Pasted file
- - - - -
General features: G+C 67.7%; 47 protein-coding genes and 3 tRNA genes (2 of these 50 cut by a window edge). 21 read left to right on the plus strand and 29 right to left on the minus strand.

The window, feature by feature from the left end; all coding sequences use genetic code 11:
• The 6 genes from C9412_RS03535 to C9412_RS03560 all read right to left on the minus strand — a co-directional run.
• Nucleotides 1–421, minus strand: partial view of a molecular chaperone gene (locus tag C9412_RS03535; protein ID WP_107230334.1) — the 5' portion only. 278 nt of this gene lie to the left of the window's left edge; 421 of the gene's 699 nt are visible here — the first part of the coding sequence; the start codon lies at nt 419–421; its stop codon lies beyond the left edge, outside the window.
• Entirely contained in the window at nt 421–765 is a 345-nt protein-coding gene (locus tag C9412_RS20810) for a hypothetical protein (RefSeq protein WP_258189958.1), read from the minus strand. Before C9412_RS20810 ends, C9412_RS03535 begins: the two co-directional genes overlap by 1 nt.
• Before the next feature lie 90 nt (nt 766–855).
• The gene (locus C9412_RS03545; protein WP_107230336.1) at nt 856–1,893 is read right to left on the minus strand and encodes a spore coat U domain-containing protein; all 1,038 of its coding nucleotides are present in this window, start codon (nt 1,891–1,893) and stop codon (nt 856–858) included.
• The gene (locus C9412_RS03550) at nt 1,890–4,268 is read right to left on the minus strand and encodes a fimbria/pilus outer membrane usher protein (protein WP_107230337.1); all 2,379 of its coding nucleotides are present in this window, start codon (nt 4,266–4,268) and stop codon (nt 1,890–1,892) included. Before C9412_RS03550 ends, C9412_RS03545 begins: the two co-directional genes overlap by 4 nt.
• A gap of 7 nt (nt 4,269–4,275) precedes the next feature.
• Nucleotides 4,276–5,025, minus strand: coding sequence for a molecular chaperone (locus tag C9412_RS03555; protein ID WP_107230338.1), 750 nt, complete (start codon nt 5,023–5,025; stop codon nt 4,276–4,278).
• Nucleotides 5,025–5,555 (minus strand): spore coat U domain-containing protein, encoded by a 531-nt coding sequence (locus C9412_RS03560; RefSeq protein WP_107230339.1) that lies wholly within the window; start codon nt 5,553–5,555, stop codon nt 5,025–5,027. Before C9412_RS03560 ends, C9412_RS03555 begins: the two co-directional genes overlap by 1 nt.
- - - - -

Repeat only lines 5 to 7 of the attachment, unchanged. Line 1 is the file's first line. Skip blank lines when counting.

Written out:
• Entirely contained in the window at nt 421–765 is a 345-nt protein-coding gene (locus tag C9412_RS20810) for a hypothetical protein (RefSeq protein WP_258189958.1), read from the minus strand. Before C9412_RS20810 ends, C9412_RS03535 begins: the two co-directional genes overlap by 1 nt.
• Before the next feature lie 90 nt (nt 766–855).
• The gene (locus C9412_RS03545; protein WP_107230336.1) at nt 856–1,893 is read right to left on the minus strand and encodes a spore coat U domain-containing protein; all 1,038 of its coding nucleotides are present in this window, start codon (nt 1,891–1,893) and stop codon (nt 856–858) included.